In the spirit of Halloween, I thought today would be an appropriate time to post a recap of some of the conversations I had with fellow Project Managers and Producers at the DPM Connect event I volunteered to help organize.
In true PM style we decided to add some structure to your “average” networking event. There was an overarching theme of “What Keeps You Up At Night,” with “Scope Creep”, “Nightmare Conversations”, and “Design Frankenstein” serving as topics discussed throughout the evening.
This post will focus on the insight that I gained during my time discussing scope creep, an issue that many Project Managers must face at some point.
Documentation is key
It is so important to keep organized documentation throughout the entire life cycle of a project. This definitely includes the original scoping phase in which a scope is discussed and agreed upon. Having a document with details on the scope can be a lifesaver when scope creep comes to play.
Clients may think that a new feature they mention after the project has began is included in the original scope when it is not. Having that detailed document to show them will help them understand what was signed off on, and what is a new request.
It was also discussed that there are times that a project is so close to completion, and while the client is reviewing they come back with a lot of changes they want made. Often times they are confused on why the product is the way it is. Being able to show that client all of the steps that were taken to get to the final product and the processes / conversations that occurred internally, as well as with the client team to get to that point at least shows them why the product is the way it is. At this point they are far more likely to be willing to discuss additional budget and timeline for those requested changes.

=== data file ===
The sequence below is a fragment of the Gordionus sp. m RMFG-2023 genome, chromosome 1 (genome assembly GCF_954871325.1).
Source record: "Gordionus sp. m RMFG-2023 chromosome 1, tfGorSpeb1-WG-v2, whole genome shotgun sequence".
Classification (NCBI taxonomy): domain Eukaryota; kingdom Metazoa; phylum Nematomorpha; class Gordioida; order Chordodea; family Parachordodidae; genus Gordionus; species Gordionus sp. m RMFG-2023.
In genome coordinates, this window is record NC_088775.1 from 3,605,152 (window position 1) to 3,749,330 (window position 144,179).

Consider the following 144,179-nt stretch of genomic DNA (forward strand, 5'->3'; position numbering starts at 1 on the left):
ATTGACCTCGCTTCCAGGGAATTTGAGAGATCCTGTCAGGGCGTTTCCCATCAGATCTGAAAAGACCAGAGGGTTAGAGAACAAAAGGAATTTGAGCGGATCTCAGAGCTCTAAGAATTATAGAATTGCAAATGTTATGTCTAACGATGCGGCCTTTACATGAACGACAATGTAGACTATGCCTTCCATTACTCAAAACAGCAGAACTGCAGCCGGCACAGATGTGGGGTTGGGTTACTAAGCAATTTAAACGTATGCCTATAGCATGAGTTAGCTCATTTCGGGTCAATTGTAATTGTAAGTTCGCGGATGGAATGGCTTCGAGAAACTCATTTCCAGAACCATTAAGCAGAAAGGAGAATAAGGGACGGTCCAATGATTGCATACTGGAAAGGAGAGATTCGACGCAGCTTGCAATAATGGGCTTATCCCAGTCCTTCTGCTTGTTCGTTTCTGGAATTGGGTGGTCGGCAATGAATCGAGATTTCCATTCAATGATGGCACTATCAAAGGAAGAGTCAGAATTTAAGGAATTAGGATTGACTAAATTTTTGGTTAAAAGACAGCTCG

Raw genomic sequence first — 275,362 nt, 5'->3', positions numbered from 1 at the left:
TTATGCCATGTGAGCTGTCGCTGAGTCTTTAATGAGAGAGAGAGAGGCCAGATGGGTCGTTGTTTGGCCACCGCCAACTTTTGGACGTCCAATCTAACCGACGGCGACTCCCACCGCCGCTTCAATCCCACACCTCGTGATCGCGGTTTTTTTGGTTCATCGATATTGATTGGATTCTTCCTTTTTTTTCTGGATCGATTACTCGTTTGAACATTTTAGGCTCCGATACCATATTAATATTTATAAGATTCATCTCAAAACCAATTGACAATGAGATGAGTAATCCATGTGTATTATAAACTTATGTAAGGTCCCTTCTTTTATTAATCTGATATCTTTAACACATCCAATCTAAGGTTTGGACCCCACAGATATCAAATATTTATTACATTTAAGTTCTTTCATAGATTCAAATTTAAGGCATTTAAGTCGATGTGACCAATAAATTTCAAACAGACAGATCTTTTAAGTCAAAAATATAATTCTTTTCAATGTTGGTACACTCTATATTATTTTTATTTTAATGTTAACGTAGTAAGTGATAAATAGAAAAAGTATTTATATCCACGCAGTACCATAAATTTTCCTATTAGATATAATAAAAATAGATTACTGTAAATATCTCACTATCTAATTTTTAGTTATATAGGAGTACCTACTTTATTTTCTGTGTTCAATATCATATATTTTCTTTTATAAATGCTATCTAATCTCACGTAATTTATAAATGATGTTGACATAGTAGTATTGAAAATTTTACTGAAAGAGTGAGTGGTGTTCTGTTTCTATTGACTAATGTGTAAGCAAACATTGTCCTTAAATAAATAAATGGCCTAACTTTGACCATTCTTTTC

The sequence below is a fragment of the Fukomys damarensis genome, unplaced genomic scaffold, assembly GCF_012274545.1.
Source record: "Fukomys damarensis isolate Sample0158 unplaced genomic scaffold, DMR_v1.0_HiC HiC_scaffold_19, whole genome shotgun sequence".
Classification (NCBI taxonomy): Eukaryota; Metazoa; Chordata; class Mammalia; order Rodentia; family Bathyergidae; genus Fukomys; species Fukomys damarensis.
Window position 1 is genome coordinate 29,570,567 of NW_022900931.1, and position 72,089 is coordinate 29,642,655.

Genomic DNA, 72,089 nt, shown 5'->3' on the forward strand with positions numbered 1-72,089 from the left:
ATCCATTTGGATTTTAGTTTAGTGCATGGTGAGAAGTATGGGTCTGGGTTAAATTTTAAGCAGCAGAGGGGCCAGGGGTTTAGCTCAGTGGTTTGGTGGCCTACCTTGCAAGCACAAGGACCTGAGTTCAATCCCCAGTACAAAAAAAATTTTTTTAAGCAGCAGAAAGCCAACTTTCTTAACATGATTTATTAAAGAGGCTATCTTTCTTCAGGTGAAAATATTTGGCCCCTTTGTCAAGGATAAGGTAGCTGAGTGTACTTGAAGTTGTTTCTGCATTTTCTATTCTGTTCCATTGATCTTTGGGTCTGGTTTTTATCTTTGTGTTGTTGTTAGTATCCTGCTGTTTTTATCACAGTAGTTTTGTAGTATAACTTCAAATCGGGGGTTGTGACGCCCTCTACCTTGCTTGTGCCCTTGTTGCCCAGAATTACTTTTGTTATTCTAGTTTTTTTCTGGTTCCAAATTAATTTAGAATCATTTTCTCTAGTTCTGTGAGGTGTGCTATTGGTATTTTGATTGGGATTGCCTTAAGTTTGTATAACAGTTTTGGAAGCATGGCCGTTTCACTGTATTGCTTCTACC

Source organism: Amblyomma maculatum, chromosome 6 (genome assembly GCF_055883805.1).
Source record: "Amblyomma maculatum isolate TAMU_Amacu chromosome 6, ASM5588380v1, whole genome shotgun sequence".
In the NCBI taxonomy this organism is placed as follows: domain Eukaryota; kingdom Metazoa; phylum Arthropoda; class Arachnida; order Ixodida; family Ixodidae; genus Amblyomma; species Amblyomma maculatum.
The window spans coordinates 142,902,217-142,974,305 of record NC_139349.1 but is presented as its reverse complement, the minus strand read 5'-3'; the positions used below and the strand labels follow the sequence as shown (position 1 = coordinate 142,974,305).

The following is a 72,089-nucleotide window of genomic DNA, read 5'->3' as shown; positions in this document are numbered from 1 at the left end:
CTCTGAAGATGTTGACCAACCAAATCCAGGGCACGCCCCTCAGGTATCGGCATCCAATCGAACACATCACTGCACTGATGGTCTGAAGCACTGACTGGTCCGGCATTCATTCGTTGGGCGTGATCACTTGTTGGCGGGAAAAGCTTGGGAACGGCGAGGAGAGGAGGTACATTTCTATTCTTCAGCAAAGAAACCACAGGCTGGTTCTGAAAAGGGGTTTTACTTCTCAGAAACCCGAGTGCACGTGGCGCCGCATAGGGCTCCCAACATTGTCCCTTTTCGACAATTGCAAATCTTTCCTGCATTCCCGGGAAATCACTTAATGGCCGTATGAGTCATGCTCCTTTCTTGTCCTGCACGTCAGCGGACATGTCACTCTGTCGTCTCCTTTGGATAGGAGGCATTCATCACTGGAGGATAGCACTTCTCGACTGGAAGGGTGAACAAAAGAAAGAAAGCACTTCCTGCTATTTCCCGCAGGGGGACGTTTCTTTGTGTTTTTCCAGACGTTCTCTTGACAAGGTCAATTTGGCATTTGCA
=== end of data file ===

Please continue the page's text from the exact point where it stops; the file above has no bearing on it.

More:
Create an opportunity
Scope creep does not have to be so horrifying! Use it as an opportunity to renegotiate. If a client has additional features they feel are important to solve the business goals of their company you should welcome additional requests. That being said the client must understand that additional requests likely means additional time needed and additional budget requirements.
Often times as a Project Manager we are hardwired to be people pleasers. We always do our best to accommodate others. While these qualities are great a majority of the time, when it comes to scope creep they can be a problem. It is important to stop the creep as soon as it starts as not to allow it to continue to balloon out of control. When a feature comes up that was not a part of the original scope promptly let the client know that this feature was not originally discussed, and therefore the effects on the budget and timeline will need to be discussed. Referring to that in-depth documentation discussed above will allow you to show the client the limitations of the agreed upon scope, as opposed to just telling them.
Clients are not just being mean!
At the end of the day we are all here to help our clients achieve their business goals. Over the course of a long project (some can take years), it is understandable that the needs of a business will evolve and change. By understanding that the clients are only making requests based on what will benefit their business, you can better approach your scope discussions. Enter into a conversation about the best way to approach these changes in need and who knows what innovative ideas may occur! If you know a project will be a long one it may be beneficial to set break points where you can discuss the scope and adjust as need be.
For all of you that are dealing with some form of scope creep know that you are not alone. While it can seem like a daunting task to manage it is doable. Have you ever had to deal with this issue before? If so how did you handle it?
Also, I would like to extend a sincere thanks to all of the Project Managers who came out to the October DPM Connect event and took the time to share their experiences. It was a fabulous evening and I learned so much!